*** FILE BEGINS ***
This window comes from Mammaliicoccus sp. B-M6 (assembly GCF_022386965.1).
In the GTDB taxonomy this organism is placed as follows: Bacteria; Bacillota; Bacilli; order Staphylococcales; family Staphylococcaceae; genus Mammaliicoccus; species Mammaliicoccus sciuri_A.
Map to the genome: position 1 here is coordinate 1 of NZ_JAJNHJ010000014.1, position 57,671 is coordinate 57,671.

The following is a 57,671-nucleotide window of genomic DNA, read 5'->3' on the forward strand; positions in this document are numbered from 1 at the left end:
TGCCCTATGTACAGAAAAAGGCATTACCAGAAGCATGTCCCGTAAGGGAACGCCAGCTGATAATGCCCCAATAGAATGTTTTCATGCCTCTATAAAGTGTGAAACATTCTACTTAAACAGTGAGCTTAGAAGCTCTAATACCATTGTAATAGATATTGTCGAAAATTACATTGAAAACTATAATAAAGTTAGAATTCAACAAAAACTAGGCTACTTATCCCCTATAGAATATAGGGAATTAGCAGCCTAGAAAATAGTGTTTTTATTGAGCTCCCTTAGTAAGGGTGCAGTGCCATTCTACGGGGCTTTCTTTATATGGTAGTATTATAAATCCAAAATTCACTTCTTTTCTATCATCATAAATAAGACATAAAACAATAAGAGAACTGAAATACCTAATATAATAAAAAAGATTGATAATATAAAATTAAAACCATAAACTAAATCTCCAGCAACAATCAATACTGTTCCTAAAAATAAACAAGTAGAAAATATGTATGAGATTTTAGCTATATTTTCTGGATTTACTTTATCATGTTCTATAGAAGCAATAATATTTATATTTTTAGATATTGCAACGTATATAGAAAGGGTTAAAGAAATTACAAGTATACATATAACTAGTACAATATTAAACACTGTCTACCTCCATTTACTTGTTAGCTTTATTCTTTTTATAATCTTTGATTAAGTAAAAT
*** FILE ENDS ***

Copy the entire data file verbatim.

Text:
This window comes from Mammaliicoccus sp. B-M6 (assembly GCF_022386965.1).
In the GTDB taxonomy this organism is placed as follows: Bacteria; Bacillota; Bacilli; order Staphylococcales; family Staphylococcaceae; genus Mammaliicoccus; species Mammaliicoccus sciuri_A.
Map to the genome: position 1 here is coordinate 1 of NZ_JAJNHJ010000014.1, position 57,671 is coordinate 57,671.

The following is a 57,671-nucleotide window of genomic DNA, read 5'->3' on the forward strand; positions in this document are numbered from 1 at the left end:
TGCCCTATGTACAGAAAAAGGCATTACCAGAAGCATGTCCCGTAAGGGAACGCCAGCTGATAATGCCCCAATAGAATGTTTTCATGCCTCTATAAAGTGTGAAACATTCTACTTAAACAGTGAGCTTAGAAGCTCTAATACCATTGTAATAGATATTGTCGAAAATTACATTGAAAACTATAATAAAGTTAGAATTCAACAAAAACTAGGCTACTTATCCCCTATAGAATATAGGGAATTAGCAGCCTAGAAAATAGTGTTTTTATTGAGCTCCCTTAGTAAGGGTGCAGTGCCATTCTACGGGGCTTTCTTTATATGGTAGTATTATAAATCCAAAATTCACTTCTTTTCTATCATCATAAATAAGACATAAAACAATAAGAGAACTGAAATACCTAATATAATAAAAAAGATTGATAATATAAAATTAAAACCATAAACTAAATCTCCAGCAACAATCAATACTGTTCCTAAAAATAAACAAGTAGAAAATATGTATGAGATTTTAGCTATATTTTCTGGATTTACTTTATCATGTTCTATAGAAGCAATAATATTTATATTTTTAGATATTGCAACGTATATAGAAAGGGTTAAAGAAATTACAAGTATACATATAACTAGTACAATATTAAACACTGTCTACCTCCATTTACTTGTTAGCTTTATTCTTTTTATAATCTTTGATTAAGTAAAAT